Group announces intention to fight zoning change

Skye Kinkade

Those who oppose the reduction of the buffer zone between some cannabis businesses and schools were quick to take action Tuesday, announcing they have begun a referendum campaign to overturn the Mount Shasta City Council’s Monday evening decision.

The council took the final step to reduce the buffer between marijuana businesses involved in the wholesale manufacturing of cannabis-related products with no public access and schools, daycare centers and youth centers from 600 to 450 feet.

The Keep Cannabis Away From Kids coalition has 30 days to collect the signatures of 10 percent of Mount Shasta city voters. If a sufficient number of signatures are submitted to qualify the referendum, the ordinance reducing the buffer zone would be suspended until the council takes action to either repeal the ordinance, place it on the next general election ballot or call a special election for voters to decide the issue.

If the council decides to repeal it, the buffer zone would remain at the current 600 feet. If the council chooses to put the ordinance on the ballot, the city would pick up the tab, said Deputy City Clerk Kathy Wilson.

The coalition includes “several hundred citizens of Mount Shasta, including educators, law enforcement, first responders, parents, teachers, medical professionals and taxpayers,” according to a press release from Keep Cannabis Away From Kids.

The Mount Shasta City Council approved the ordinance’s amendment at a second and final reading Monday evening, April 22 by a vote of 3-1, with Mayor Pro Tem John Stackfleth casting the no vote. Mayor Barbara Wagner and councilors Jeffrey Collings and John Redmond voted yes. Paul Engstrom recused himself.

Mount Shasta had 2,225 registered voters as of Feb. 10, 2019, said Siskiyou County Clerk Laura Bynum, so proponents of the referendum would need to get the signatures of 223 registered Mount Shasta City voters to be successful. Once the signatures are presented to Wilson they would go to Bynum’s office to be certified.

Wilson would then present the results of the referendum to the council, she said, before they make their decision on how to proceed.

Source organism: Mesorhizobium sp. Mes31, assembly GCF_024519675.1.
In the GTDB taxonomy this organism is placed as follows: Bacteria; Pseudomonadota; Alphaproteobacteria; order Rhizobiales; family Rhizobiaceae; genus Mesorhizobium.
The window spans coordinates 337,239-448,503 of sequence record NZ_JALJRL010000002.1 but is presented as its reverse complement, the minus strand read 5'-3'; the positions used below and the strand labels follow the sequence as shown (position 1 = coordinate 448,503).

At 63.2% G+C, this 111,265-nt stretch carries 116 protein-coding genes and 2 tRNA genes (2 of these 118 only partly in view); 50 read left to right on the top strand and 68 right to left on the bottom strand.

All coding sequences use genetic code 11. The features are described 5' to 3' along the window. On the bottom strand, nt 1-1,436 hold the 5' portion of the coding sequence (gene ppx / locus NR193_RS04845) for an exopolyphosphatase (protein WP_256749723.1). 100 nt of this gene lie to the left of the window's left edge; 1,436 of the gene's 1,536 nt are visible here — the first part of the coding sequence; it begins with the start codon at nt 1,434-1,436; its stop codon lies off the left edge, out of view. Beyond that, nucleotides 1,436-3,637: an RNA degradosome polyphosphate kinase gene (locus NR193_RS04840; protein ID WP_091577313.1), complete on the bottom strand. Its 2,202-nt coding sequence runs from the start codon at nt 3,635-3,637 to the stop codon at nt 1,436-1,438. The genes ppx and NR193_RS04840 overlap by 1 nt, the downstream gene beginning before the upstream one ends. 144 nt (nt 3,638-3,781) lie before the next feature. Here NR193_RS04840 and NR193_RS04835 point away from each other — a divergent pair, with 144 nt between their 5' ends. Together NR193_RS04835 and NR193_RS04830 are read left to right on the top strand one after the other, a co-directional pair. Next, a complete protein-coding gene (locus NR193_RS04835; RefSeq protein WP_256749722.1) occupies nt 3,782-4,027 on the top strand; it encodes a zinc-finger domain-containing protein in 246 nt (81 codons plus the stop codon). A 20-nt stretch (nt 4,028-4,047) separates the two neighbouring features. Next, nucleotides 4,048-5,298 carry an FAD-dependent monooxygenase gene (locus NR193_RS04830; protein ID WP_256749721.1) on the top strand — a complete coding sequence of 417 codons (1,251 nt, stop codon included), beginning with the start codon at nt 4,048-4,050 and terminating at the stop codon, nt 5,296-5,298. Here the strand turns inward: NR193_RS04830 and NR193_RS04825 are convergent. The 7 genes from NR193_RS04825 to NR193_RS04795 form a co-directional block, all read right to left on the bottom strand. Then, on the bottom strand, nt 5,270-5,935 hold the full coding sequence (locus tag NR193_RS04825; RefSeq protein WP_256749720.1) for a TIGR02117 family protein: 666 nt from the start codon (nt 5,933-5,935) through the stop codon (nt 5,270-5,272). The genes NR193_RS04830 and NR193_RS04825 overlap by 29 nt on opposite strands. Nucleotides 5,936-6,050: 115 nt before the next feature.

“We are very disappointed that the city council has ignored so much public opposition to their ordinance to reduce the buffer zone to protect children,” said Tom Scovill, Chairman of the Keep Cannabis Away From Kids coalition. “Voters were promised in Prop 64, the Adult Use of Marijuana Act, a 600 foot protective buffer between marijuana businesses and sensitive areas where children are present such as day care centers, schools and youth centers.Many cities in California are going beyond a 600 foot buffer to require a 1,000 foot buffer. It is virtually unheard of for any city to enact just a 450 foot buffer.”

Scovill pointed out that throughout the city’s consideration of the proposal, many opponents attended council meetings to express their opinion.

He also pointed to the fact that the Mount Shasta Planning Commission did not recommend the action.

Scovill is a retired educator who spent 32 years as a teacher and administrator with the Siskiyou and Shasta County Offices of Education, living in the Mount Shasta area since 1975, according to the release.

“Our opposition to this ordinance is not about opposing cannabis per se, but about reducing the protective buffer zone protecting children that citizens were promised would by maintained by licensing authorities such as the city of Mount Shasta,” said Scovill. “We want to keep cannabis away from kids. It is concerning that in a fairly short period of time the city has gone from a 1,000 foot buffer, to a 600 foot buffer and now to a 450 foot buffer, and that city staff has proposed a 300 foot buffer. We need to draw a line at 600 feet so that children and youth have a safe space to learn and play.”

For more information about the Keep  Cannabis Away From Kids coalition contact Scovill at or (530) 918-8163.